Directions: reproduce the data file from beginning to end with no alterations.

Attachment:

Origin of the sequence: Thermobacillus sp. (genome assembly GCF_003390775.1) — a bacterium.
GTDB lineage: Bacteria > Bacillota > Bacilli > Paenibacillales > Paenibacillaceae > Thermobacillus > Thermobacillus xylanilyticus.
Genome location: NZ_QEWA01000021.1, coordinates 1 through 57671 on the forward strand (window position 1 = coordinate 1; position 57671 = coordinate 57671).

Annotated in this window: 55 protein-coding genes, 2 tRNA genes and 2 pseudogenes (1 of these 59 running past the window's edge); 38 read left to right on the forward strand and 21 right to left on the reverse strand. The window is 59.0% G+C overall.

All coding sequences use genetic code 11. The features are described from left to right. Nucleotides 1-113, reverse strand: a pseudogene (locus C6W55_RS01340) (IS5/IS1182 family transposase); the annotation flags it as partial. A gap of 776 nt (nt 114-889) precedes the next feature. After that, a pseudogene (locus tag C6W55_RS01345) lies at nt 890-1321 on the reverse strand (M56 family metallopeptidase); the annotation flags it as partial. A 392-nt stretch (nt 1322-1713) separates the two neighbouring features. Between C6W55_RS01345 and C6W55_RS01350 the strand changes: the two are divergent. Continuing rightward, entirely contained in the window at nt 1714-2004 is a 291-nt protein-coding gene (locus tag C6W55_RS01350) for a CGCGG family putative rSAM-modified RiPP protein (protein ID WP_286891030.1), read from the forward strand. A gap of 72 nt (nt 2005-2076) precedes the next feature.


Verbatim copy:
Origin of the sequence: Thermobacillus sp. (genome assembly GCF_003390775.1) — a bacterium.
GTDB lineage: Bacteria > Bacillota > Bacilli > Paenibacillales > Paenibacillaceae > Thermobacillus > Thermobacillus xylanilyticus.
Genome location: NZ_QEWA01000021.1, coordinates 1 through 57671 on the forward strand (window position 1 = coordinate 1; position 57671 = coordinate 57671).

Annotated in this window: 55 protein-coding genes, 2 tRNA genes and 2 pseudogenes (1 of these 59 running past the window's edge); 38 read left to right on the forward strand and 21 right to left on the reverse strand. The window is 59.0% G+C overall.

All coding sequences use genetic code 11. The features are described from left to right. Nucleotides 1-113, reverse strand: a pseudogene (locus C6W55_RS01340) (IS5/IS1182 family transposase); the annotation flags it as partial. A gap of 776 nt (nt 114-889) precedes the next feature. After that, a pseudogene (locus tag C6W55_RS01345) lies at nt 890-1321 on the reverse strand (M56 family metallopeptidase); the annotation flags it as partial. A 392-nt stretch (nt 1322-1713) separates the two neighbouring features. Between C6W55_RS01345 and C6W55_RS01350 the strand changes: the two are divergent. Continuing rightward, entirely contained in the window at nt 1714-2004 is a 291-nt protein-coding gene (locus tag C6W55_RS01350) for a CGCGG family putative rSAM-modified RiPP protein (protein ID WP_286891030.1), read from the forward strand. A gap of 72 nt (nt 2005-2076) precedes the next feature.